What's your education story?

Discouraged teaching preschool, she was inspired to keep going by a young boy's email

PHOTO: Scott Elliott
Megan Bouckley teaches fourth grade at Riverside School, also known as IPS School 44.

Chalkbeat journalists ask the people we come across in our work to tell us about their education stories and how learning shaped who they are today. Learn more about this series, and read other installments, here.

Megan Bouckley’s tiny southern Indiana hometown of about 2,100 people is just slightly bigger than NBA great Larry Bird’s famously small hometown of French Lick, which is about a half-hour drive way. The idea of living in a huge city like Indianapolis once intimidated her. But now she works as a fourth-grade teacher at Riverside School in IPS. The intense focus on the performance of schools in IPS, she said, reminds her of growing up in a small town where everyone knows you and everyone is watching how you behave. We met her at the showcase for projects by Teach Plus fellows earlier this month.

Here’s her story:

I grew up in southern Indiana in a town called Orleans. I graduated with 57 people from a tiny high school. I was salutatorian in my class. I think I never and always wanted to be a teacher at the same time. I vividly remember being in classrooms and thinking, “If this was my room, I would…” and “If I were the teacher, I would…”

I had all these ideas about what I would do that would be better than what was happening. But I was a kid so you can’t say that to anyone.

I went to Indiana State University because I didn’t want to go to a big school. I was afraid of it. I decided interior design was what I wanted to do and they had a great program. After my first semester, I quit doing that. I thought I wanted to do early childhood education, but I wanted a job so I studied elementary education. But I thought I wanted to work with smaller kids.

My first job out of college I taught pre-K at a learning center. I enjoyed it for the most part but I just felt like I wasn’t using my skills. I found a job in Indianapolis at a township school that I thought I was going to love. But I hated it. I was driving an hour to work crying all the way there. I was working until 6 p.m., driving all the way home in tears and working until I went to bed trying to fix a problem that I didn’t feel like I could fix. So I quit.

I found another job in pre-K but I was done teaching. I interviewed for everything. I interviewed for hospital jobs, for sales jobs, for all these things that I knew I didn’t want to do. But I needed more money and I needed to not hate my job. I didn’t even get the first look. I kind of gave up for awhile. I loved my little pre-K kids, but I was making no money and bored out of my mind.

Then I got a phone call from a teacher at School 44 who I had taught with in pre-K at my first job who said, “We have an opening. What do you think?” I thought, “why not test it out?” They offered me the job. Now I’m in my second year. I feel like I am in a place where I have a voice, and I can be a leader. I feel like that’s what was lacking in my other jobs. I just felt like I was going through the motions. Now I feel like I have an impact on kids.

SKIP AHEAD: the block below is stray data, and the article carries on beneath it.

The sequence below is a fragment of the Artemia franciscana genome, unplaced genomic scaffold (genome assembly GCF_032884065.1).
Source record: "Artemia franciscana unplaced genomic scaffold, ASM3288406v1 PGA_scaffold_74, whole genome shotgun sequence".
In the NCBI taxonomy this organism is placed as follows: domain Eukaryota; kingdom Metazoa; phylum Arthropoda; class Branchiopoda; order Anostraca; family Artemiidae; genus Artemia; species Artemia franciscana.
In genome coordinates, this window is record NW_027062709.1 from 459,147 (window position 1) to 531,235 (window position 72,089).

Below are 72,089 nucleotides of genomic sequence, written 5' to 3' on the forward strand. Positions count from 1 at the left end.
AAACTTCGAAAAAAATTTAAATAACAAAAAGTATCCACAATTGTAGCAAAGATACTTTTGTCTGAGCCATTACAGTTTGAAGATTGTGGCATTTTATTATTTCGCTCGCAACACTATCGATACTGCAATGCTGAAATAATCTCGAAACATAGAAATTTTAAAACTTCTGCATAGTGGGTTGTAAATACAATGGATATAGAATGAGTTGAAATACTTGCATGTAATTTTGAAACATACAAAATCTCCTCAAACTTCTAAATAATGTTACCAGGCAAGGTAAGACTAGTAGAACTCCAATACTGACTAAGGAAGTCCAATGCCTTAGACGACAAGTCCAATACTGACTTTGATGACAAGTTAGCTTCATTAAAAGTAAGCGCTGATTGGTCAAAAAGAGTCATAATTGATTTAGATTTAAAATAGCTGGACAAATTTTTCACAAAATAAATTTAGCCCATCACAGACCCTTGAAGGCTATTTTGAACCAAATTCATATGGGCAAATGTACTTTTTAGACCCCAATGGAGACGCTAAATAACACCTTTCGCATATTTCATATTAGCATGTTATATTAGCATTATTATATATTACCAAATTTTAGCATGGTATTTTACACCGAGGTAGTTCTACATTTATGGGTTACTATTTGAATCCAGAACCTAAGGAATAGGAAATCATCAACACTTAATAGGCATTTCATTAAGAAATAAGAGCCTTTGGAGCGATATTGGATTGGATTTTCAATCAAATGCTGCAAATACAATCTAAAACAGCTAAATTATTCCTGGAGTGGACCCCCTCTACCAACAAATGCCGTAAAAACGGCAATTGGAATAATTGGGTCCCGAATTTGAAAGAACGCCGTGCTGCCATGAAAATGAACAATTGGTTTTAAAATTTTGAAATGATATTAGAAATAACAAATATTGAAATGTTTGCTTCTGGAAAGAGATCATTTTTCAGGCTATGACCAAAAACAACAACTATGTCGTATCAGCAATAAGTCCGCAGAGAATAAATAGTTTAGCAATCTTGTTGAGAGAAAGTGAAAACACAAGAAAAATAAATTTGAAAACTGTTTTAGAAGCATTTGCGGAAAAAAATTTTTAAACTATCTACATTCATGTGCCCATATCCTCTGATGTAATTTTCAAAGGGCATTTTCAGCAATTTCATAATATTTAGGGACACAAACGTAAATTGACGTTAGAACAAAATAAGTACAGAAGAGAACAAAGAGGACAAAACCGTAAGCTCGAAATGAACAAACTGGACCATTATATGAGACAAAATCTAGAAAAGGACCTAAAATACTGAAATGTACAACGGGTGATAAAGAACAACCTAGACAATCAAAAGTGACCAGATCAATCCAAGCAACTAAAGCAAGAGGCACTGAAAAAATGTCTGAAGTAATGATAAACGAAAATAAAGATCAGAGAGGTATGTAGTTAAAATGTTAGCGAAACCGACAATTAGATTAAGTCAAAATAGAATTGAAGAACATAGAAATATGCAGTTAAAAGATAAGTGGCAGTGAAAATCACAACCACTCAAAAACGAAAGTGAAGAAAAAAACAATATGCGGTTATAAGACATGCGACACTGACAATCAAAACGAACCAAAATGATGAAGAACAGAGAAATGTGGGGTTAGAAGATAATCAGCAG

One reason I took the job was that after seven or eight months of being miserable when I was at my most down, a kid from my first job who had yelled and screamed at me and said “I hate you!” sent me an email that just said, “Hi! How are you?”

He remembered me. That’s when I said: “I have to keep doing this.” Some of these kids have no one but us. We’re all they’ve got. We have to be champions for them.

What's Your Education Story?

Tips for teaching poetry in a women’s prison. ‘Remember, you are not allowed to hug anyone.’

PHOTO: Lwp Kommunikáció, Flickr CC
Inmates at the Indiana Women's Prison.

Adam Henze was one of seven educators who participated in a story slam sponsored by Chalkbeat, Teachers Lounge Indy, WFYI Public Media and the Indianapolis Public Library on Sept. 5. Every teacher shared stories about their challenges and triumphs in Circle City classrooms.

A poet and educator, Henze read a poem about a day in his life as a poetry instructor at the Indiana Women’s Prison. Henze recounts the painful struggle to reconcile his experiences with the crimes for which his students were serving time — some life sentences for murder

It’s a story full of darkness, but it also offers hope that, as Henze said, “we are the sum of the things that we have done, but we’re also the sum of the things that we have yet to do.”

Check out the video below to hear Henze’s story.

You can find more stories from educators, students and parents here.

It's Friday. Just show a video.

How a push to save some of Indiana’s oldest trees taught this class about the power of speaking out

PHOTO: Dylan Peers McCoy
Students working at the School for Community Learning, a progressive Indianapolis private school that depends on vouchers.

Alayna Pierce was one of seven teachers who participated in story slam sponsored by Chalkbeat, Teachers Lounge Indy, WFYI Public Media and the Indianapolis Public Library on Sept. 5. Every teacher shared stories about their challenges and triumphs in Circle City classrooms.

Pierce’s story is a letter she wrote to her second and third grade students at the School for Community Learning, a private school in Indianapolis. In it, she recounts how they came together as a class and as a community to save some of the state’s oldest trees.

Check out the video below to hear Pierce’s story.

You can find more stories from educators, students and parents here.